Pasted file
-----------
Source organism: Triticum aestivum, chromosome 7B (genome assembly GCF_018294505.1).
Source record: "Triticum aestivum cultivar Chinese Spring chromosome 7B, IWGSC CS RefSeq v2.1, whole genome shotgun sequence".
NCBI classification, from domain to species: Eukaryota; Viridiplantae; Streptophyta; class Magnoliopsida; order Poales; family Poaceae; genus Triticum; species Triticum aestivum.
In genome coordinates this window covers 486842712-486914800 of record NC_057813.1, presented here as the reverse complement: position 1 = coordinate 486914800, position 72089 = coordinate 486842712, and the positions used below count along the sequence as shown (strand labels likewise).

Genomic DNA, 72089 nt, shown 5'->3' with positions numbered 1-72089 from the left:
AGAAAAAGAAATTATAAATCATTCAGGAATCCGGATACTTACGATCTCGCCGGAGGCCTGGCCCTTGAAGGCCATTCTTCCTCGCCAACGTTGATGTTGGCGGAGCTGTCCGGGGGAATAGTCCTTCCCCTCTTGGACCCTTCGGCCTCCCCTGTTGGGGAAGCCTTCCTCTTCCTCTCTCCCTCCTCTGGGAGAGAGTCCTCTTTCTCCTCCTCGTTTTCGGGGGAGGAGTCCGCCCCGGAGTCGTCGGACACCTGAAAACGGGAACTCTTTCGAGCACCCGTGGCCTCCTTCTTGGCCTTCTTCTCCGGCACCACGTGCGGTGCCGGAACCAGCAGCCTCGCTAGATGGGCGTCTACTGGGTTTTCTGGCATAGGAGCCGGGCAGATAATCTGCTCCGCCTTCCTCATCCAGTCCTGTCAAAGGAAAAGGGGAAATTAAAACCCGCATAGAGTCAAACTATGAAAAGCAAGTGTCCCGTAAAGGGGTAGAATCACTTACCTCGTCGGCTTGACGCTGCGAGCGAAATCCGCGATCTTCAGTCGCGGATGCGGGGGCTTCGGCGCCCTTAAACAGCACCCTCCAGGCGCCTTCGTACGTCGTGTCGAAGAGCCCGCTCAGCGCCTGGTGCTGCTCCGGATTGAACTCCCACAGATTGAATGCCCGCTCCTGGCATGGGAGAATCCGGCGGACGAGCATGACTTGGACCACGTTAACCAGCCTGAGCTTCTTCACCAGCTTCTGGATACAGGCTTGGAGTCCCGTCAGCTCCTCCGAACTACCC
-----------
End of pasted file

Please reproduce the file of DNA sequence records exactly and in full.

Source organism: Triticum aestivum, chromosome 7B (genome assembly GCF_018294505.1).
Source record: "Triticum aestivum cultivar Chinese Spring chromosome 7B, IWGSC CS RefSeq v2.1, whole genome shotgun sequence".
NCBI classification, from domain to species: Eukaryota; Viridiplantae; Streptophyta; class Magnoliopsida; order Poales; family Poaceae; genus Triticum; species Triticum aestivum.
In genome coordinates this window covers 486842712-486914800 of record NC_057813.1, presented here as the reverse complement: position 1 = coordinate 486914800, position 72089 = coordinate 486842712, and the positions used below count along the sequence as shown (strand labels likewise).

Genomic DNA, 72089 nt, shown 5'->3' with positions numbered 1-72089 from the left:
AGAAAAAGAAATTATAAATCATTCAGGAATCCGGATACTTACGATCTCGCCGGAGGCCTGGCCCTTGAAGGCCATTCTTCCTCGCCAACGTTGATGTTGGCGGAGCTGTCCGGGGGAATAGTCCTTCCCCTCTTGGACCCTTCGGCCTCCCCTGTTGGGGAAGCCTTCCTCTTCCTCTCTCCCTCCTCTGGGAGAGAGTCCTCTTTCTCCTCCTCGTTTTCGGGGGAGGAGTCCGCCCCGGAGTCGTCGGACACCTGAAAACGGGAACTCTTTCGAGCACCCGTGGCCTCCTTCTTGGCCTTCTTCTCCGGCACCACGTGCGGTGCCGGAACCAGCAGCCTCGCTAGATGGGCGTCTACTGGGTTTTCTGGCATAGGAGCCGGGCAGATAATCTGCTCCGCCTTCCTCATCCAGTCCTGTCAAAGGAAAAGGGGAAATTAAAACCCGCATAGAGTCAAACTATGAAAAGCAAGTGTCCCGTAAAGGGGTAGAATCACTTACCTCGTCGGCTTGACGCTGCGAGCGAAATCCGCGATCTTCAGTCGCGGATGCGGGGGCTTCGGCGCCCTTAAACAGCACCCTCCAGGCGCCTTCGTACGTCGTGTCGAAGAGCCCGCTCAGCGCCTGGTGCTGCTCCGGATTGAACTCCCACAGATTGAATGCCCGCTCCTGGCATGGGAGAATCCGGCGGACGAGCATGACTTGGACCACGTTAACCAGCCTGAGCTTCTTCACCAGCTTCTGGATACAGGCTTGGAGTCCCGTCAGCTCCTCCGAACTACCC